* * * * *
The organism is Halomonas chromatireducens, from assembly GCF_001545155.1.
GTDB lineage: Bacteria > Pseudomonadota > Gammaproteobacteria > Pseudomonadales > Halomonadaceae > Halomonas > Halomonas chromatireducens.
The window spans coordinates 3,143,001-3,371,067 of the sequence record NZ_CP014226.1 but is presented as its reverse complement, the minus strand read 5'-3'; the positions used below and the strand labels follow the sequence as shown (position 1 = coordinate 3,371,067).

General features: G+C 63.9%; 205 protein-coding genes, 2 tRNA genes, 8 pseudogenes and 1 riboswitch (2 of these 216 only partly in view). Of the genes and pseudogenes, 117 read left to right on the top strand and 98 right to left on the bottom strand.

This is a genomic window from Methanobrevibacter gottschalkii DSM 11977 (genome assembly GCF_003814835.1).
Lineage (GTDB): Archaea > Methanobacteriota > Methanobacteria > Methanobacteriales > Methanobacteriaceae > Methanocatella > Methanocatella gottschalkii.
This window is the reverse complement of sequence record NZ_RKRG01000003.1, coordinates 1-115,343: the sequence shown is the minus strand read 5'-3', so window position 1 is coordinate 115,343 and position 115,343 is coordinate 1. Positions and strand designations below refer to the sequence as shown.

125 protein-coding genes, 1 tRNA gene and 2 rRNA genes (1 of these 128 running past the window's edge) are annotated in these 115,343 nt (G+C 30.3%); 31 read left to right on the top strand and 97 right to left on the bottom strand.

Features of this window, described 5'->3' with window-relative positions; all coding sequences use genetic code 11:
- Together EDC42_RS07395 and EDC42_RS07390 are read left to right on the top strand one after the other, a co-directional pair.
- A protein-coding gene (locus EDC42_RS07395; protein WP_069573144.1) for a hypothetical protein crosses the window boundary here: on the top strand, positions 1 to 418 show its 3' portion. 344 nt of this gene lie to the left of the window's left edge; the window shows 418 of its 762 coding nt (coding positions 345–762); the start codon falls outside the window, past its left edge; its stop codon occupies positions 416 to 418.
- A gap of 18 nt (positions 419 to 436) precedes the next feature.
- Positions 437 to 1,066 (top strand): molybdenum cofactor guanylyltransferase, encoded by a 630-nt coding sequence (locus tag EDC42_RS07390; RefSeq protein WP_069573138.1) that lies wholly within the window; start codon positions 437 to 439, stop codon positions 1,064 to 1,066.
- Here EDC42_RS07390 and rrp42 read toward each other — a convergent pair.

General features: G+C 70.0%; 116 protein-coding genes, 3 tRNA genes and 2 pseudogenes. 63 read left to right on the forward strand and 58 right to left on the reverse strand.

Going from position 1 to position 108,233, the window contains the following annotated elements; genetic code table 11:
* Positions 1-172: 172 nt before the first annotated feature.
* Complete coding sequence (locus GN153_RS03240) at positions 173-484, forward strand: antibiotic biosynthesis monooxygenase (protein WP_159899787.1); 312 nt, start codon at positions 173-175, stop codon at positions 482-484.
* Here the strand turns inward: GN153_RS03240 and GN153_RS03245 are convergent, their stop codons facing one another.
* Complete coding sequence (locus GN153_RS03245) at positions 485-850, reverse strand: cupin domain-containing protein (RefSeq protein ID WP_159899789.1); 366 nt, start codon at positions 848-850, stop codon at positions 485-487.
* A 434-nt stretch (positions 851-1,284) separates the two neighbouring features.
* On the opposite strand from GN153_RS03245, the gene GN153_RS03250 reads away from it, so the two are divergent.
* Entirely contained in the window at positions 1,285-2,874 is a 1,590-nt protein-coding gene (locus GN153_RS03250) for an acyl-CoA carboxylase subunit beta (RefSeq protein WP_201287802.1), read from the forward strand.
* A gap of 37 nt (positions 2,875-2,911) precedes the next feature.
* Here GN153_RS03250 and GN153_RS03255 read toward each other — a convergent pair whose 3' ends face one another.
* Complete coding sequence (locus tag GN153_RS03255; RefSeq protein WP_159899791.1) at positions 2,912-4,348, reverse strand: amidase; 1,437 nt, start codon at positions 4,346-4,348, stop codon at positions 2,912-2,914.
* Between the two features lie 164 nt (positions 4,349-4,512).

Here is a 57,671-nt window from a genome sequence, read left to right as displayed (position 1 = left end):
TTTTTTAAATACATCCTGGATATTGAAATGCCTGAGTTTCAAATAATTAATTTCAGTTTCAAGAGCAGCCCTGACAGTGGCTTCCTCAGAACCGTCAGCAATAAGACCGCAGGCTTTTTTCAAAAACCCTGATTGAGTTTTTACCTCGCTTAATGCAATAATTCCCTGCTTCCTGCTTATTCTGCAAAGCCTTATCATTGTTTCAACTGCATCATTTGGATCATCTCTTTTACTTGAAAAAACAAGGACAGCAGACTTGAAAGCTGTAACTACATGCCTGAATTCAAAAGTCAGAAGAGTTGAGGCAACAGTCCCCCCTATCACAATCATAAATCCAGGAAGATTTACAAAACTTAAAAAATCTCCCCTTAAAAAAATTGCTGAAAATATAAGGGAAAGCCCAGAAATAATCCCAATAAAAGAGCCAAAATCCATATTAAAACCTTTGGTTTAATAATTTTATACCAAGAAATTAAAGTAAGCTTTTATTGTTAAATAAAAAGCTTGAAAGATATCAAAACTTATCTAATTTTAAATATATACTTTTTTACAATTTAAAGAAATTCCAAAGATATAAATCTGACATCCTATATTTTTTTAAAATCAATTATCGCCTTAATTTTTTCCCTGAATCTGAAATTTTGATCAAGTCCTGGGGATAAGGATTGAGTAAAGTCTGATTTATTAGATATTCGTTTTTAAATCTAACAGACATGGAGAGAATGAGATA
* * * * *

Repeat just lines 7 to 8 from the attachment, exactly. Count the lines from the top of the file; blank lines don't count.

This window is the reverse complement of sequence record NZ_RKRG01000003.1, coordinates 1-115,343: the sequence shown is the minus strand read 5'-3', so window position 1 is coordinate 115,343 and position 115,343 is coordinate 1. Positions and strand designations below refer to the sequence as shown.

125 protein-coding genes, 1 tRNA gene and 2 rRNA genes (1 of these 128 running past the window's edge) are annotated in these 115,343 nt (G+C 30.3%); 31 read left to right on the top strand and 97 right to left on the bottom strand.